If the non-lease component or components associated with the lease component are the predominant component of the combined component, an entity is required to account for the combined component in accordance with Topic 606. Otherwise, the entity must account for the combined component as an operating lease in accordance with Topic 842.
An entity electing this practical expedient (including an entity that accounts for the combined component entirely in Topic 606) is required to disclose the following by class of underlying asset:
- The fact that it elected the expedient
- Which class(es) of underlying asset the lessor made the election to
- The nature of (a) the lease component and non-lease component(s) that were combined as a result of applying the practical expedient and (b) any non-lease components that were not eligible for the practical expedient and, thus, not combined
- The Topic the entity applies to the combined component (Topic 606 or Topic 842).
Elective Timeline Changes
The amendments in the ASU related to separating components of a contract affect the amendments in Update 2016-02, which are not yet effective, but can be early adopted.
For entities that have not adopted Topic 842 before the issuance of this update, the effective date and transition requirements for the amendments in this update related to separating components of a contract are the same as the effective date and transition requirements in Update 2016-02.
For entities that have adopted Topic 842 before the issuance of this update, the transition and effective date of the amendments related to separating components of a contract in this update are as follows:
- The practical expedient may be elected either in the first reporting period following the issuance of this update or at the original effective date of Topic 842 for that entity.
- The practical expedient may be applied either retrospectively or prospectively.
All entities, including early adopters, that elect the practical expedient related to separating components of a contract in this update must apply the expedient, by class of underlying asset, to all existing lease transactions that qualify for the expedient at the date elected.
How Opportune Can Help
Opportune can offer technical reporting guidance and lead technology implementation projects by leveraging our Topic 842 experience and lessons learned such as the importance of a clearly documented approach to adoption, proving completeness of the lease population and locating unidentified leases. Opportune also facilitates roundtables with industry peers to discuss common issues and call upon our experience to act as a client-advocate in situations where audit firms are reaching inconsistent answers with industry peers.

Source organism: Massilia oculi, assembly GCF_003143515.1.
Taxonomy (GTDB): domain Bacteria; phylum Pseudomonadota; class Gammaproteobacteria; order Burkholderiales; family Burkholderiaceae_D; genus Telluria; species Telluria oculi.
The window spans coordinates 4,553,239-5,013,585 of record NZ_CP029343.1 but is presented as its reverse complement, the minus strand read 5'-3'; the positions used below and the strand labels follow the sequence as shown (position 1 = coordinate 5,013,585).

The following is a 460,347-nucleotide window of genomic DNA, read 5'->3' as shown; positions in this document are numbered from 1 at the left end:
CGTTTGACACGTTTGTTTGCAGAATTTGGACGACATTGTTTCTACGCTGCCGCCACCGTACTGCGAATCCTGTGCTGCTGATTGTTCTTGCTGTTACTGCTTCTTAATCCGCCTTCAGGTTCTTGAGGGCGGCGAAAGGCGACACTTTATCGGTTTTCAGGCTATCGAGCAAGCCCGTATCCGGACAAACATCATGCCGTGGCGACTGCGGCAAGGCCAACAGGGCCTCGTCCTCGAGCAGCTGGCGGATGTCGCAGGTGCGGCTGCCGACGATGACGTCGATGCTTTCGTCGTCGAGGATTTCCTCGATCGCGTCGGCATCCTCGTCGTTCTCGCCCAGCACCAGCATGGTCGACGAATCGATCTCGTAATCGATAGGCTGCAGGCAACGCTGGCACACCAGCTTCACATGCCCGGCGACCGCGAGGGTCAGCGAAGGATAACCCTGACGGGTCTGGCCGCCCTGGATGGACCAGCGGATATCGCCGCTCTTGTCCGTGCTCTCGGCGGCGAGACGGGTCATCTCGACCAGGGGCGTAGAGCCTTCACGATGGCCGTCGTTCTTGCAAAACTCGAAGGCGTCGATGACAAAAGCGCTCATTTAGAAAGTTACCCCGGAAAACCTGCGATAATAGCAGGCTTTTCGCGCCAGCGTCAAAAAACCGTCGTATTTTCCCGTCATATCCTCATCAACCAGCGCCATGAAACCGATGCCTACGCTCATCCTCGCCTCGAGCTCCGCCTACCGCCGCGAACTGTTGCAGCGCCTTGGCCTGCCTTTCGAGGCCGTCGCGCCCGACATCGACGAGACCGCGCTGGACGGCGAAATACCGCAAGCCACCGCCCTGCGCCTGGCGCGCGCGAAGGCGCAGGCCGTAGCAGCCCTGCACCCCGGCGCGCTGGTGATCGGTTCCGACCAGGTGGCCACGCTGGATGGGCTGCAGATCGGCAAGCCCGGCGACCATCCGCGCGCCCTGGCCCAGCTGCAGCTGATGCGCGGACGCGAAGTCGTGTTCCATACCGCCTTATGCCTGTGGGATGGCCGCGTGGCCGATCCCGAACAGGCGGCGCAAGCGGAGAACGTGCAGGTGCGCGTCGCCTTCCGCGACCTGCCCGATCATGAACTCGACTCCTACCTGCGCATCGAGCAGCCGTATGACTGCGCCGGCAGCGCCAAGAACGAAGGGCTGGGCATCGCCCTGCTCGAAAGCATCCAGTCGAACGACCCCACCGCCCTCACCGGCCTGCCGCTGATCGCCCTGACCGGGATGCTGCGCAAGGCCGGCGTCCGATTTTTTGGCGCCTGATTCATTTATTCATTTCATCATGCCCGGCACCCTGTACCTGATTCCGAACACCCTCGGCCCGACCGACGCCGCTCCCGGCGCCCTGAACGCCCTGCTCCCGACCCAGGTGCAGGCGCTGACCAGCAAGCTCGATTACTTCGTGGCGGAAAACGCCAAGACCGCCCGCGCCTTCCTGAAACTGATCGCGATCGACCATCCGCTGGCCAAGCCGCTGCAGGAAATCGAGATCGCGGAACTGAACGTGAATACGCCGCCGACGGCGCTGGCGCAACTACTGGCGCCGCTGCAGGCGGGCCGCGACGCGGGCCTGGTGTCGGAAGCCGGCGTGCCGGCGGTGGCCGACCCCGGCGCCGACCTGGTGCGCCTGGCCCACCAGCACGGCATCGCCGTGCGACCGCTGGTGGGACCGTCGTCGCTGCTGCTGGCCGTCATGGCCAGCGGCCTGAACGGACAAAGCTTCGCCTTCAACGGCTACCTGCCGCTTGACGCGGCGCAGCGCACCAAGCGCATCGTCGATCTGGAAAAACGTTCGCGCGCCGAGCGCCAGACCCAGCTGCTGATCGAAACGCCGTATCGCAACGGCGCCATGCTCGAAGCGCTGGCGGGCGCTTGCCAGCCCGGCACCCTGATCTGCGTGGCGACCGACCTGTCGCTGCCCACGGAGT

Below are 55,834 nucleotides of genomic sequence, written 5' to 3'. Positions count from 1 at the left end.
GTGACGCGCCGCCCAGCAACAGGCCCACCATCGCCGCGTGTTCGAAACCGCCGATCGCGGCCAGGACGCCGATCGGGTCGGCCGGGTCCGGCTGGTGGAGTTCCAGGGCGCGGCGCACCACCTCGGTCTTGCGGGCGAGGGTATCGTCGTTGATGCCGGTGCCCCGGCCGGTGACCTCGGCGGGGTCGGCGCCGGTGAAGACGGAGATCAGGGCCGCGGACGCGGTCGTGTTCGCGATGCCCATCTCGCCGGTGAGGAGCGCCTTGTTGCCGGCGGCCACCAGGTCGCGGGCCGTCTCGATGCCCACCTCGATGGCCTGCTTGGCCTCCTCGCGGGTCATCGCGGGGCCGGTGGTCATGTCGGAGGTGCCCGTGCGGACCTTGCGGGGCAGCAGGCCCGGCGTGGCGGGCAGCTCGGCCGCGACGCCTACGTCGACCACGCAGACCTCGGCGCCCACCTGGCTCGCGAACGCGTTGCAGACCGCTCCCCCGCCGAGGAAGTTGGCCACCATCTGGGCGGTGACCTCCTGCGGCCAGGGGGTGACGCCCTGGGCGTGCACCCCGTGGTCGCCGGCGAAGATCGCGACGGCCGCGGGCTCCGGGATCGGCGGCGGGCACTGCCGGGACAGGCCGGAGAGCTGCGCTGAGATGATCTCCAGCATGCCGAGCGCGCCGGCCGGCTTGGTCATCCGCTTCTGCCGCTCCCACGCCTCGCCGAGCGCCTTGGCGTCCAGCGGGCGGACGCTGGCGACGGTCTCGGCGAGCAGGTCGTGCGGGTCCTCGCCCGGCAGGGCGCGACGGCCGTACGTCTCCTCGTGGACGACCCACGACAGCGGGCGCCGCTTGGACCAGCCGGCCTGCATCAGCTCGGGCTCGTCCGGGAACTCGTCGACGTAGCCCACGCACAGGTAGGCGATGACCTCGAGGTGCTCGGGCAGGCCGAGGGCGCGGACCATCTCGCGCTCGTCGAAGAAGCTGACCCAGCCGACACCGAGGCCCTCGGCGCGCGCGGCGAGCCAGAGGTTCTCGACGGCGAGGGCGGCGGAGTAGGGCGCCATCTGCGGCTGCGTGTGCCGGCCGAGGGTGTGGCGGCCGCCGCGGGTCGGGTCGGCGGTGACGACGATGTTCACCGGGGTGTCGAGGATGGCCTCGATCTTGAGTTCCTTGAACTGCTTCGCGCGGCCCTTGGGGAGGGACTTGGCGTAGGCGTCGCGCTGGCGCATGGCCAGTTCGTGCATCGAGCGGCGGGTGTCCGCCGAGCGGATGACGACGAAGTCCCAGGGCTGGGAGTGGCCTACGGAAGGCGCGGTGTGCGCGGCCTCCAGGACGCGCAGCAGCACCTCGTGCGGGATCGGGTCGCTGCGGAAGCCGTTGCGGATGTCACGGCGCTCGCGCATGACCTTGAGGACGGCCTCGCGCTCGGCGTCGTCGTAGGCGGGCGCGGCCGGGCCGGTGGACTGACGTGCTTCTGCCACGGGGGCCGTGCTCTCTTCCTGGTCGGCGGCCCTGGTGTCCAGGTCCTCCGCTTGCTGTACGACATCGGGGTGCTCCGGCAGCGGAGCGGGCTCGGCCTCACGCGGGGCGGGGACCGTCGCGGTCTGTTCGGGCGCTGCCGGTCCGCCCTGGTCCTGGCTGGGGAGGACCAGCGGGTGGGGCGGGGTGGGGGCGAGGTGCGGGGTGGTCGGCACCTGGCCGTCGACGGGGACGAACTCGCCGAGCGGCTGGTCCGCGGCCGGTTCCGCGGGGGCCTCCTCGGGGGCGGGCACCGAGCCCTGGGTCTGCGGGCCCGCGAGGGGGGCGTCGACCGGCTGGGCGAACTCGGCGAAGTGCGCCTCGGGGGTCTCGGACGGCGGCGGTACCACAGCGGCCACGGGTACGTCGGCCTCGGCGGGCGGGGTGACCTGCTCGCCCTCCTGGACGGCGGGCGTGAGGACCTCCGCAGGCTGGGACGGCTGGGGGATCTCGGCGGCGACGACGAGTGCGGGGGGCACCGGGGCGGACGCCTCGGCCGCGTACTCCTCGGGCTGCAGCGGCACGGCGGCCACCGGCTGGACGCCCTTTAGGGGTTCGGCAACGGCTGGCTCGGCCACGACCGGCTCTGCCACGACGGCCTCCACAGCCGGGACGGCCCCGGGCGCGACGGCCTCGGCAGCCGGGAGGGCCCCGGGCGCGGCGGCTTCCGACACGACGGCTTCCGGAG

Opportune's Complex Financial Reporting practice includes members who have served lead roles on Fortune 250 Topic 842 cross-functional teams. Opportune’s Process and Technology staff have coordinated, led and assisted large-scale lease accounting software implementation projects, as well as built customizable small-scale solutions for clients with fewer leases.
In addition, Opportune has an energy sector focus with deep upstream experience and technical financial advisory experts to interpret Topic 842 guidance. We can address both the technical reporting requirements and the technology aspects of any lease solution selected. Opportune's experienced team of professionals can provide synergies and cost savings as it relates to the new lease accounting standard.
About the Author:
Reid Brooks is a Director in Opportune’s Complex Financial Reporting practice. Reid has over 10 years of experience with technical accounting, providing clients across the energy sectors with technical research and SEC reporting assistance. Before joining Opportune, Reid held positions of increasing responsibly at ONEOK Inc. in Tulsa, Oklahoma. Reid is a Certified Public Accountant (CPA) licensed in the state of Oklahoma and member of the American Institute of Certified Public Accountants.